Image: Conference room with a ceiling mounted microphone array (Source: Shure)
We previously published a design guide of important acoustic considerations when designing video conferencing facilities. Now you’ve got the framework of how to make your space sound great, what do you need to consider to make it function seamlessly? Whether you are setting up a home office or a high-end corporate boardroom, our design team has the following 6 key technical aspects for you to keep in mind.
1. Physical Layout
Positioning. Careful consideration of the screen, camera and microphone positioning can have a big impact on speech intelligibility and visual acuity. This is particularly true if the room is in the traditional rectangular boardroom configuration where team members can be either too close or far away from VC equipment.
2. Cable Infrastructure
Check the available broadband. It’s important to check the actual available versus advertised bandwidth for any video conferencing project. Is the cabling just copper or is fibre available? In certain locations, leased lines may be considered due to bandwidth limitations being imposed during peak hours.
Is your cable infrastructure futureproofed? Just as important, especially for bigger offices, is to ensure the internal cable infrastructure, such as network cables and switches, has been designed to accommodate future increases in bandwidth demand.
Can the camera see everyone in the room clearly? While there are many technical considerations that are outside the scope of this article, there are a couple of simple factors can vastly improve the video image.
- Lighting source - Where possible, avoid down light type fixtures and go for soft diffused lighting that will flood the room in an even soft light. It is important to ensure all light sources are the same type and have a similar colour rendition.
- Lighting levels - Lighting levels should be bright enough for participants to be able to read comfortably from notes on the table.
Do you have dedicated VC only electrical circuits? Ensuring a dedicated and ‘clean’ power supply will increase the sound and image quality. Run VC devices off one circuit from the electrical mains board to the conference room, ensuring that the power line is not shared with other equipment such as elevators, or vacuum cleaners.
5. Video: Display & Camera
Ideal display size is calculated by the nearest & furthest viewer distance. It is generally accepted that the nearest viewer should not be seated closer than the width of the screen. Calculating the ideal screen size for the furthest viewer can be more complicated, however, as a guide, a 55” display monitor will be adequate for general display of 24 point size text to a distance of 4 metres. A larger display or secondary display monitor on the table may be required for larger conference rooms.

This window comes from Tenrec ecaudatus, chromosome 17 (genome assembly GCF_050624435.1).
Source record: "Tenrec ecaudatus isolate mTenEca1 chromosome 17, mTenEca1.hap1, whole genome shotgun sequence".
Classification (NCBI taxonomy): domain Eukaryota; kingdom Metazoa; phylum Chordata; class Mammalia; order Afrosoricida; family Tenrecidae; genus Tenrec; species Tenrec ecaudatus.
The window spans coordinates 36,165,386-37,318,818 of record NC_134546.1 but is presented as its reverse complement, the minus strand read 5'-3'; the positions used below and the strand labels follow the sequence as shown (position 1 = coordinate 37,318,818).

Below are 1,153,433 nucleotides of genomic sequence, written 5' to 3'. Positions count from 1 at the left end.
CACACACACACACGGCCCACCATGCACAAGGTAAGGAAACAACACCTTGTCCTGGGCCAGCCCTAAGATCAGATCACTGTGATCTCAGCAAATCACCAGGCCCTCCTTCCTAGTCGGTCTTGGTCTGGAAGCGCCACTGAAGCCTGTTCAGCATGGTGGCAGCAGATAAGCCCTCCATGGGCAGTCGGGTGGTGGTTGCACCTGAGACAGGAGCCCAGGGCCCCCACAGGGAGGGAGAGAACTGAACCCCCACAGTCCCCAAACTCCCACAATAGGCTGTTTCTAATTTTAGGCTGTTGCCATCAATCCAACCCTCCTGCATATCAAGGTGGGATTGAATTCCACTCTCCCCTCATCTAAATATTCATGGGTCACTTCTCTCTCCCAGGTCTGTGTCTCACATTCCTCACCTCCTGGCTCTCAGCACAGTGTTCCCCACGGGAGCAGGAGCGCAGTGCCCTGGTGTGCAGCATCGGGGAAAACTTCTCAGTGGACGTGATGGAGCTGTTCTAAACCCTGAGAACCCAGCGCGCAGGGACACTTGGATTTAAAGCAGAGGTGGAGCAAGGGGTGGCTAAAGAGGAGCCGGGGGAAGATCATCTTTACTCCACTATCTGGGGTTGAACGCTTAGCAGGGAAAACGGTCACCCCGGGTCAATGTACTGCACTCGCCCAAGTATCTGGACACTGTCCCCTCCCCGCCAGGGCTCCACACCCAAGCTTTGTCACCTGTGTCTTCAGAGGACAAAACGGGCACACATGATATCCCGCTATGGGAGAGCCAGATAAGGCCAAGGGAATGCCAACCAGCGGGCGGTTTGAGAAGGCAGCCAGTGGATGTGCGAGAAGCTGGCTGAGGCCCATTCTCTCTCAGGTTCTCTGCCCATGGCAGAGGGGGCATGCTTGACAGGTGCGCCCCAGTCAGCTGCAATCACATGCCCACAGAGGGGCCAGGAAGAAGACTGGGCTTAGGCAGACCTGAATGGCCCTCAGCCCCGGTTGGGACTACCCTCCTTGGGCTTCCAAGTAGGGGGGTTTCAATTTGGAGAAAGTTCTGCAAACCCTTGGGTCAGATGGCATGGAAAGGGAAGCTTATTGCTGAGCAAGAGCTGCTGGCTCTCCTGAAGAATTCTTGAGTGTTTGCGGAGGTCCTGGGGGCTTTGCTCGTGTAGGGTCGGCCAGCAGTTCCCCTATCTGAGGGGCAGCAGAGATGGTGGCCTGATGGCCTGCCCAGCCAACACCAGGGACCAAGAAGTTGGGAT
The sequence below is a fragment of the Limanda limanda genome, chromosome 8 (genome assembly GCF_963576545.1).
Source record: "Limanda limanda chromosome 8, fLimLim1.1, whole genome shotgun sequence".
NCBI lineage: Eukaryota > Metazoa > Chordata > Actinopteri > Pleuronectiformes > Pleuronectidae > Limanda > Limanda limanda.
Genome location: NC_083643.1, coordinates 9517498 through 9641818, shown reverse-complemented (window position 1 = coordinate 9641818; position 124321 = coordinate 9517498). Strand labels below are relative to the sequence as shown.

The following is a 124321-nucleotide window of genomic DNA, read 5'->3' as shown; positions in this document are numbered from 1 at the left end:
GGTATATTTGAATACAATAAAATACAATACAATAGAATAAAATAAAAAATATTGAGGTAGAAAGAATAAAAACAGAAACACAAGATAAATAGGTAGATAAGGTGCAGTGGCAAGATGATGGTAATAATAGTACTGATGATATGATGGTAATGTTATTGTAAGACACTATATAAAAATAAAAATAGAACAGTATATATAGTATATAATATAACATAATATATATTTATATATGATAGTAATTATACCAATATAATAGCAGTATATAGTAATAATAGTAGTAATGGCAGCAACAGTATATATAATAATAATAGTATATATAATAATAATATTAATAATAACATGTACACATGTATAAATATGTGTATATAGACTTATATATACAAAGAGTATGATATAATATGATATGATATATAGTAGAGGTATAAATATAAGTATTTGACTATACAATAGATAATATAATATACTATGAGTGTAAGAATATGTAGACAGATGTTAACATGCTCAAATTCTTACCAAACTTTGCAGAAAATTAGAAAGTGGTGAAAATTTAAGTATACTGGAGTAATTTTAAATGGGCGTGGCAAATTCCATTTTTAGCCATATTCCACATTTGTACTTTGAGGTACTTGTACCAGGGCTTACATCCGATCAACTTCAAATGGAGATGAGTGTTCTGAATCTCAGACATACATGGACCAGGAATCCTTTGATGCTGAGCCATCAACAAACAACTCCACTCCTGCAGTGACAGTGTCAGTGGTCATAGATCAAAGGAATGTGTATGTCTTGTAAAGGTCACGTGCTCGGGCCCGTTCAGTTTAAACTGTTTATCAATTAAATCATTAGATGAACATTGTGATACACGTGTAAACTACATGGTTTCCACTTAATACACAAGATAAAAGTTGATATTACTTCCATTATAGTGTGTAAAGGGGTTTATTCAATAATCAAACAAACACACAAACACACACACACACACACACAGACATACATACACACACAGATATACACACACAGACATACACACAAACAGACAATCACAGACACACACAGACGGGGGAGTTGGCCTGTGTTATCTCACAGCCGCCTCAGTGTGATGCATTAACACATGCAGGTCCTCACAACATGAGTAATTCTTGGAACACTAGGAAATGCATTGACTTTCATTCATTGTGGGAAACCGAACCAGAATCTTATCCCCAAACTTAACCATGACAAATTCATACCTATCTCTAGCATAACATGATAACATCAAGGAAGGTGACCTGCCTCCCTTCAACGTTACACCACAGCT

Positioning the screen and video camera. Locating the bottom of the screen at eye level will ensure optimum viewing for all participants in the room. To ensure that all participants can be seen from the camera’s point of view, most cameras are mounted on the top or bottom of a single display, or in between the two displays.
Selecting the right camera. Depending on your needs and budget, the camera can be a simple static type camera or a pan-tilt-zoom (PTZ) type camera. Today, most HD cameras have HD resolution and are available from wide angle up to 12 x zoom capability, allowing for high quality images to be transmitted.
6. Audio: Sound System & Microphones
Microphone and loudspeaker placement are important factors in maximising speech intelligibility. Getting elements of your set-up right will reduce electronic feedback and acoustic cancellation issues.
Position loudspeakers at the front. If you are setting up a small-medium sized space, in most cases you will want to install your loudspeakers at the front of the room, next to the display monitors. For larger rooms, the front loudspeakers may need to be supported with ceiling loudspeakers at the rear of the room.
Multiple microphone placement options. Microphones can be mounted in front of the video display monitor, on the table top, or on the ceiling. If the conference room has a capacity of more than 5 or 6 participants, there is usually a requirement for more than one microphone. There are also microphone arrays that offer automatic speech detection. These work by electronically sensing and steering the microphone pickup pattern towards the person speaking and can be mounted in between two video display monitors.
Omnidirectional or multidirectional microphone? Most microphones are omnidirectional, which means they pick up sound from all around their surroundings, including ambient sounds in the room such as the air-conditioning fan, tapping of computer keyboards or rustling of paper. For better results, intelligent multidirectional microphone arrays can be used. These are able to detect and steer the microphone’s pickup beam towards the direction of the speaker, using digital signal processing that incorporate automatic mixing, equalisation and echo reduction.
Following these six steps, in combination with our acoustic design guide for VC, will ensure that your next video conferencing system is both functional and futureproofed:
- Physical Layout
- Cable Infrastructure
If you require design advice for an AV or sound system project, please contact our AV and sound system design specialist, Kheong Sen Lim.